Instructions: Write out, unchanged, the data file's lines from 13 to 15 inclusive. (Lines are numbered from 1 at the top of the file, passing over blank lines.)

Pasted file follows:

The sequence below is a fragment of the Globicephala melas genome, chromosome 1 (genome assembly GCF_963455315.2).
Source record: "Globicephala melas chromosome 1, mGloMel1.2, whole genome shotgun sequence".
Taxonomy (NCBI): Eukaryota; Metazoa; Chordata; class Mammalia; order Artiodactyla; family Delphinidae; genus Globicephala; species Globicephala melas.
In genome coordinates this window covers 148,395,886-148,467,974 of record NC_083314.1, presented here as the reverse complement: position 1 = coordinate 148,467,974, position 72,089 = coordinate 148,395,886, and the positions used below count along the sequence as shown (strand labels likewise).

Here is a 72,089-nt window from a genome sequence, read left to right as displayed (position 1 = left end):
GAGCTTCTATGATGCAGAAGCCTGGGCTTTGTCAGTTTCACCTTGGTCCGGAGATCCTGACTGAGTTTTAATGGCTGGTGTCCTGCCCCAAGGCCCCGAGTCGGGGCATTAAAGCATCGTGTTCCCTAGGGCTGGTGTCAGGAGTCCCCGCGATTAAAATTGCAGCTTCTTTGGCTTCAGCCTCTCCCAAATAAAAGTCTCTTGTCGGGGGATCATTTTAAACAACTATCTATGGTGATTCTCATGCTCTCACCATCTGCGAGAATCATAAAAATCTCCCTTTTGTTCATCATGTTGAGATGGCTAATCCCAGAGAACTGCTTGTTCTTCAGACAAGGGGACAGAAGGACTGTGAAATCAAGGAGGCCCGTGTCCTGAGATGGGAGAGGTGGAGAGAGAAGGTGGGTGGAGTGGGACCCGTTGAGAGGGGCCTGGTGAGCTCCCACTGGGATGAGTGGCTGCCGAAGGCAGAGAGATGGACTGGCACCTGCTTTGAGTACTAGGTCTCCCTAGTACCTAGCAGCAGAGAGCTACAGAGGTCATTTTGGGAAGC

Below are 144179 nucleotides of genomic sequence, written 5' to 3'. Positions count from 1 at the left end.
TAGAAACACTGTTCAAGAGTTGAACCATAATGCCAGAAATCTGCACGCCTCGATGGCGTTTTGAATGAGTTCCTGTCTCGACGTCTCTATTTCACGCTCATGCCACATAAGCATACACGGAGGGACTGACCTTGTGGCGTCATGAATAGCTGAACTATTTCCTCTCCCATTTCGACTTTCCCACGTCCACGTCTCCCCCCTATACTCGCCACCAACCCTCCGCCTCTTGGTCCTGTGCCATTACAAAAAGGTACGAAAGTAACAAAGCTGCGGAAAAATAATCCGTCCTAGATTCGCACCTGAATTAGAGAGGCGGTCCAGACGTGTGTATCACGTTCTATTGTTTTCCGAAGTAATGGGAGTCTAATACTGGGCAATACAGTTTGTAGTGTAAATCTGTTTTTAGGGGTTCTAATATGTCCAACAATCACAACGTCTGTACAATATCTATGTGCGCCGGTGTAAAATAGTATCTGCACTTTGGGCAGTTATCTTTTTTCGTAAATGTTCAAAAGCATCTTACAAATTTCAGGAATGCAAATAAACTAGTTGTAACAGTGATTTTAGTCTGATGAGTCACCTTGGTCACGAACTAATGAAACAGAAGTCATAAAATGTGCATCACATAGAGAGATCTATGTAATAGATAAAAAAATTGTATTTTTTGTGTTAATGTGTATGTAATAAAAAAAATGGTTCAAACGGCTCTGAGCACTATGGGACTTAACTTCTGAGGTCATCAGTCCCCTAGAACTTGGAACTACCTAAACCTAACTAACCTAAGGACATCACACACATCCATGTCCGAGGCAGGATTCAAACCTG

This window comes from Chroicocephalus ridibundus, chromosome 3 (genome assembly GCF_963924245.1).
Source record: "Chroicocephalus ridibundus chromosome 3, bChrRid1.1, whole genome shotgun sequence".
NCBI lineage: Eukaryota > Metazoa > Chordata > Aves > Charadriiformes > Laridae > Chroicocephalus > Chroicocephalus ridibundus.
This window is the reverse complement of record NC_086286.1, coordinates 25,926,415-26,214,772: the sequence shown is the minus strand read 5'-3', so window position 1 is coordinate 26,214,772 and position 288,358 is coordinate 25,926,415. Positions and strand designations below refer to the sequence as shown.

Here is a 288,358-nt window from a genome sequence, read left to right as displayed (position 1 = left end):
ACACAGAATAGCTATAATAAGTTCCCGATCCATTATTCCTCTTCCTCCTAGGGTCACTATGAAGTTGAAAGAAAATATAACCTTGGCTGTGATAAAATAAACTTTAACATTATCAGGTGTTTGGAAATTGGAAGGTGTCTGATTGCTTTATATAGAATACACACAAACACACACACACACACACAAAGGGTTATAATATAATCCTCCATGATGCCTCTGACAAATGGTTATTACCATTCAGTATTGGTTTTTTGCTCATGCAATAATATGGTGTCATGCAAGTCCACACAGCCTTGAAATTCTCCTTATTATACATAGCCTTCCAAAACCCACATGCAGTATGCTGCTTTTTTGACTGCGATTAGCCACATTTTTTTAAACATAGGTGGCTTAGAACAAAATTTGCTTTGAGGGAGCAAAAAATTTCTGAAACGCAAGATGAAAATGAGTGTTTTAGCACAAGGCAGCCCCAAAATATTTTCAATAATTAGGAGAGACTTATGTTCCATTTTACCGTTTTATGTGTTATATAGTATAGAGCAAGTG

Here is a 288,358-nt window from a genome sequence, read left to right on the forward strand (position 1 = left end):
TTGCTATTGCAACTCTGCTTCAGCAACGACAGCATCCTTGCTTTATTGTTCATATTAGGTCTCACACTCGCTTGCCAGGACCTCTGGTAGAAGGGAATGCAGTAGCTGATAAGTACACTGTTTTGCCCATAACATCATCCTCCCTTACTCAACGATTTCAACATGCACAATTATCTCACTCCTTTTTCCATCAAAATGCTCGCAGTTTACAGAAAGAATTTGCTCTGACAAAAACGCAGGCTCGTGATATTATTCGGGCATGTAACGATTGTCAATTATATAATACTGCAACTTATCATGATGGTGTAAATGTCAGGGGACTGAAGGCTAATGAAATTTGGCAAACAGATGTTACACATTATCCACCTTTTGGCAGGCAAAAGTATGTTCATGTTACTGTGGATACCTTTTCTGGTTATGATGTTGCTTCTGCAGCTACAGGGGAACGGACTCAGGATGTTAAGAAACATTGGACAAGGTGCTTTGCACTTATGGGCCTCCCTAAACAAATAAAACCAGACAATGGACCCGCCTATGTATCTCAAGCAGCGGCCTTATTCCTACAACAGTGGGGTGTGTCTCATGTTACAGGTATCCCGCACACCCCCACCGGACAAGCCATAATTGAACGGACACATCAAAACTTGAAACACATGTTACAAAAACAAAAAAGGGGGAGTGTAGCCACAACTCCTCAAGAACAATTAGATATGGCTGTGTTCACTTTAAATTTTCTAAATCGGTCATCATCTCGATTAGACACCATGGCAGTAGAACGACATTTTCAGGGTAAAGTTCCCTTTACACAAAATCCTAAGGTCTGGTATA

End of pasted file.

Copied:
Here is a 288,358-nt window from a genome sequence, read left to right as displayed (position 1 = left end):
ACACAGAATAGCTATAATAAGTTCCCGATCCATTATTCCTCTTCCTCCTAGGGTCACTATGAAGTTGAAAGAAAATATAACCTTGGCTGTGATAAAATAAACTTTAACATTATCAGGTGTTTGGAAATTGGAAGGTGTCTGATTGCTTTATATAGAATACACACAAACACACACACACACACACAAAGGGTTATAATATAATCCTCCATGATGCCTCTGACAAATGGTTATTACCATTCAGTATTGGTTTTTTGCTCATGCAATAATATGGTGTCATGCAAGTCCACACAGCCTTGAAATTCTCCTTATTATACATAGCCTTCCAAAACCCACATGCAGTATGCTGCTTTTTTGACTGCGATTAGCCACATTTTTTTAAACATAGGTGGCTTAGAACAAAATTTGCTTTGAGGGAGCAAAAAATTTCTGAAACGCAAGATGAAAATGAGTGTTTTAGCACAAGGCAGCCCCAAAATATTTTCAATAATTAGGAGAGACTTATGTTCCATTTTACCGTTTTATGTGTTATATAGTATAGAGCAAGTG

Here is a 288,358-nt window from a genome sequence, read left to right on the forward strand (position 1 = left end):